WORCESTER, Mass.—Just days before the world marked the 101st remembrance of the Armenian Genocide, the Strassler Center for Holocaust and Genocide Studies at Clark University conferred its second Ph.D. in Armenian Genocide Studies.
On April 19, Umit Kurt successfully defended his dissertation, “Destruction of Aintab Armenians and Emergence of the New Wealthy Class: Plunder of Armenian Wealth in Aintab (1890s–1920s).” In its pages, he produces a microhistory of the Armenians in the city of Aintab, located on the Syrian border in southeast Turkey, before, during, and after the genocide. Elucidating the economic dimensions of the genocide, Kurt describes how the Turks used the Abandoned Properties Laws to confiscate Armenian property in Aintab.
Among his many fellowships, speaking engagements and honors, Kurt was the Agnes Manoogian Hausrath fellow at Clark, and an Armenian Studies Scholarship from the Gulbenkian Foundation also supported his research. His research and teaching—he was a lecturer at Sabanci University in Istanbul as well as research fellow at Fresno State University—also has earned him a post-doctoral fellowship beginning in September at the Center for Middle Eastern Studies at Harvard University.
“I am so happy to finish my dissertation and be a part of newly emerging critical scholarship in Armenian and the Ottoman Studies,” Kurt said. “I believe my findings in the dissertation will make a concrete contribution to the existing state of art and pave the way for other scholars to dwell upon unfolding local traces of Armenian Genocide. I firmly believe that any study in this field cannot be done without having Armenian language skills.”
While writing his dissertation, Kurt also managed to publish articles in the Journal of Holocaust and Genocide Studies and International Journal of Middle East Studies. Berghahn Books published The Spirit of the Laws: The Plunder of Wealth in the Armenian Genocide (July 2015), which Kurt co-authored with Taner Akcam, Clark professor of history and Kaloosdian/Mugar Chair in Armenian Genocide Studies.
The 2015 Centennial of the Armenian Genocide afforded several opportunities for Kurt to present his research findings. He participated in the Strassler Center’s International Graduate Student Conference, lectured at UCLA, and presented at a conference in New York on the Armenian Genocide within the context of the Ottoman Empire and World War I.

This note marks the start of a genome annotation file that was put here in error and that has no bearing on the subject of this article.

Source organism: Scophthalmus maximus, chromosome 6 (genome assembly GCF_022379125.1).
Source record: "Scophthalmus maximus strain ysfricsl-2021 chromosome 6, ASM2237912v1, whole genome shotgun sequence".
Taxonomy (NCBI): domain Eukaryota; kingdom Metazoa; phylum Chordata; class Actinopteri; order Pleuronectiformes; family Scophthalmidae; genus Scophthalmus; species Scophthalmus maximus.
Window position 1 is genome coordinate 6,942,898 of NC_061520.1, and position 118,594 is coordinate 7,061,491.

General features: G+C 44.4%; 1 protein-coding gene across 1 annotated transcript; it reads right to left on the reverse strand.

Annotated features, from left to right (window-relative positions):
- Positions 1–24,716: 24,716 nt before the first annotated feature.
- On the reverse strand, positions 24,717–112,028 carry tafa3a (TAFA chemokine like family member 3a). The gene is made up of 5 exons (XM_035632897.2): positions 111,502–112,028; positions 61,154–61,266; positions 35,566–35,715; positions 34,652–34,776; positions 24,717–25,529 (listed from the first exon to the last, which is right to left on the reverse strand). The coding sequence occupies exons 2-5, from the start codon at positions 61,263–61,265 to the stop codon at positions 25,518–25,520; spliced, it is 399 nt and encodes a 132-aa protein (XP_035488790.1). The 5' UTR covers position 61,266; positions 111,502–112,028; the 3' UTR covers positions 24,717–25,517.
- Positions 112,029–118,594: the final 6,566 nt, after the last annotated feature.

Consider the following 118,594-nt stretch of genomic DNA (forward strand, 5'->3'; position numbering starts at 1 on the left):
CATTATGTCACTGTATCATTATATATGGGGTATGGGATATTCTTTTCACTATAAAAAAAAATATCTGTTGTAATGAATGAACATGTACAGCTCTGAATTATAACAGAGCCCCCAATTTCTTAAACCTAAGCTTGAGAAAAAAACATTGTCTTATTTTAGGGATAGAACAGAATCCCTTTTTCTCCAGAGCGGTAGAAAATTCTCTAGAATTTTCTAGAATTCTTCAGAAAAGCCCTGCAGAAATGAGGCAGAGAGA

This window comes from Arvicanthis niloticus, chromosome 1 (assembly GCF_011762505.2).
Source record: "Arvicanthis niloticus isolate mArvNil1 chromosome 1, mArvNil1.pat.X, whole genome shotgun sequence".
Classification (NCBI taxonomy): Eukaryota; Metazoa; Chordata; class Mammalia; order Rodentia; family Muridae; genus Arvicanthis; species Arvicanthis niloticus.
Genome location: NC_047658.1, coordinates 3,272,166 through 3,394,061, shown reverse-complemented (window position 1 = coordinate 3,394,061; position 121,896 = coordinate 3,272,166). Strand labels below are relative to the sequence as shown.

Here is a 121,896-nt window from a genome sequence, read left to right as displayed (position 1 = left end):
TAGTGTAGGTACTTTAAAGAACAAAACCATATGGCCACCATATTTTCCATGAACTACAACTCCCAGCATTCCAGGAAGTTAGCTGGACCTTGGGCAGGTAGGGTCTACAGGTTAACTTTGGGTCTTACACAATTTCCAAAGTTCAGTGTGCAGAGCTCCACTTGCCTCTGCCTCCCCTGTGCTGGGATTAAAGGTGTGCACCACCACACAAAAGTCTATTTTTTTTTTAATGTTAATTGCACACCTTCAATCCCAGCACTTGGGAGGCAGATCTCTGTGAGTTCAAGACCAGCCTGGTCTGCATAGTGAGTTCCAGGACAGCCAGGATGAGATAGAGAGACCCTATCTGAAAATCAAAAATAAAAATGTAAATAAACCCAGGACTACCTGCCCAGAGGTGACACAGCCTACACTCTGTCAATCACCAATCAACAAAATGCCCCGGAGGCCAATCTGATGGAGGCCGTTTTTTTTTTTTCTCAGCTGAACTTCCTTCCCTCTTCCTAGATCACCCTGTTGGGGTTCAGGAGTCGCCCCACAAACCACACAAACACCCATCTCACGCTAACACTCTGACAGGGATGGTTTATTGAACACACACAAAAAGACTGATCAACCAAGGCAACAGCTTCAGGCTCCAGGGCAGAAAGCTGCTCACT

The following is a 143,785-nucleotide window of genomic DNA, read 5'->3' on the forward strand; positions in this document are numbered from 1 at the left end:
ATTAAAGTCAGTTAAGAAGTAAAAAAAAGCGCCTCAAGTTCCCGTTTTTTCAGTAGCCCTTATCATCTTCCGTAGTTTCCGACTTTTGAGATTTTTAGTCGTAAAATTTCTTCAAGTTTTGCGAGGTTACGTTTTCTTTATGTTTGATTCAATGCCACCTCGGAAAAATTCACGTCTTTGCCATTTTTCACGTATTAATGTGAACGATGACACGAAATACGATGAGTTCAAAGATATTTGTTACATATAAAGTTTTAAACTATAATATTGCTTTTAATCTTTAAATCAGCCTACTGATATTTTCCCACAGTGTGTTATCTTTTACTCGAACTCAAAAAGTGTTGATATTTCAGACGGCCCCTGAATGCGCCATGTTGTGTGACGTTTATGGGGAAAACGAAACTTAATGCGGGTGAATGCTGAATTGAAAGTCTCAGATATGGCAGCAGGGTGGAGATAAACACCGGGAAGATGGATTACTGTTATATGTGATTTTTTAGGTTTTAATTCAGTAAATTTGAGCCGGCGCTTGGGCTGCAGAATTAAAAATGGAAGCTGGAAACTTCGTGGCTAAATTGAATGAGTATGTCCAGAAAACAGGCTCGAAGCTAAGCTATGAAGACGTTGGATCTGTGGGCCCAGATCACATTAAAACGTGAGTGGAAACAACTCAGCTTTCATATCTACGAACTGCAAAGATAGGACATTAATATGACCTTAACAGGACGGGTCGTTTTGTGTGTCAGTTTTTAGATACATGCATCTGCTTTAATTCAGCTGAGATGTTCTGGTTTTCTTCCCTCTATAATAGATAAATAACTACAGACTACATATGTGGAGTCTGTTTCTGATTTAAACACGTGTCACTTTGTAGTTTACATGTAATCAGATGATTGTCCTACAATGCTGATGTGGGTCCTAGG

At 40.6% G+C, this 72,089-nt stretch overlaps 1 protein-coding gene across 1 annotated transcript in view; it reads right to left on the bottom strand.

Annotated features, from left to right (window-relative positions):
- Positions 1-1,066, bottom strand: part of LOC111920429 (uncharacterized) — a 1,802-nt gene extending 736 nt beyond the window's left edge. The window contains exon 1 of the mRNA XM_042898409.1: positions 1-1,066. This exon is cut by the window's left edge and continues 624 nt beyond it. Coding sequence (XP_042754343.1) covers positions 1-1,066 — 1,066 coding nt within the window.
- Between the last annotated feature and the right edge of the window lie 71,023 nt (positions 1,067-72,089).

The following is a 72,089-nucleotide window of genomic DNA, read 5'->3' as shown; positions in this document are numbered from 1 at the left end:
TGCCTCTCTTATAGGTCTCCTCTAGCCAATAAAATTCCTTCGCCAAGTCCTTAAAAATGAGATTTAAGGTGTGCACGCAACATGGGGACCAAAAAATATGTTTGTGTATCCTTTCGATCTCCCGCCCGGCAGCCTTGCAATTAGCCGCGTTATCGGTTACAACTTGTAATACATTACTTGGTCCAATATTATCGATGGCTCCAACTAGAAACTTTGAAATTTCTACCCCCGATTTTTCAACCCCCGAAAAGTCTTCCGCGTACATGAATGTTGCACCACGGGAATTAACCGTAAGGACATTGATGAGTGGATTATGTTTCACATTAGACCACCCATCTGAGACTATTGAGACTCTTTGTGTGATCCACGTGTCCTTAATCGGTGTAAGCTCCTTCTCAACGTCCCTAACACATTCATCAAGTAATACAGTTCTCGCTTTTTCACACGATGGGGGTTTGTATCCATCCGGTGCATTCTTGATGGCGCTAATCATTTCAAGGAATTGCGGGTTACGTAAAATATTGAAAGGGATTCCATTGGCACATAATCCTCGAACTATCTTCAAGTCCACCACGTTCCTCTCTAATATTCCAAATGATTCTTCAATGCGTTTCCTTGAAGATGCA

At the 2016 Armenian Genocide Remembrance Day rally in New York on April 24, Kurt appeared with elected officials, survivors, and others to speak before thousands gathered in Times Square.
Kurt received a bachelor’s degree from Middle East Technical University in the Department of Political Science and his MA in European Studies from Sabancı University.
The Strassler center’s first student to complete a Ph.D. in Armenian Genocide Studies was Khatchig Mouradian, who defended his dissertation, Genocide and Humanitarian Assistance in Ottoman Syria (1915-1917) in January.
Mouradian, former editor of The Armenian Weekly (2007-2014), is a visiting assistant professor at the Division of Global Affairs at Rutgers University and is the coordinator the Armenian Genocide Program at Rutgers’ Center for the Study of Genocide and Human Rights (CGHR). He is also an adjunct professor in the philosophy and urban studies departments at Worcester State University, where he teaches courses on urban space and conflict in the Middle East, genocide, collective memory, and human rights.
Founded in 1887 in Worcester, Massachusetts, Clark University is a liberal arts-based research university addressing social and human imperatives on a global scale. Nationally renowned as a college that changes lives, Clark is emerging as a transformative force in higher education today. LEEP (Liberal Education and Effective Practice) is Clark’s pioneering model of education that combines a robust liberal arts curriculum with life-changing world and workplace experiences. Clark’s faculty and students work across boundaries to develop solutions to complex challenges in the natural sciences, psychology, geography, management, urban education, Holocaust and genocide studies, environmental studies, and international development and social change. The Clark educational experience embodies the University’s motto: Challenge Convention. Change Our World.
Source: Armenian Weekly Mid-West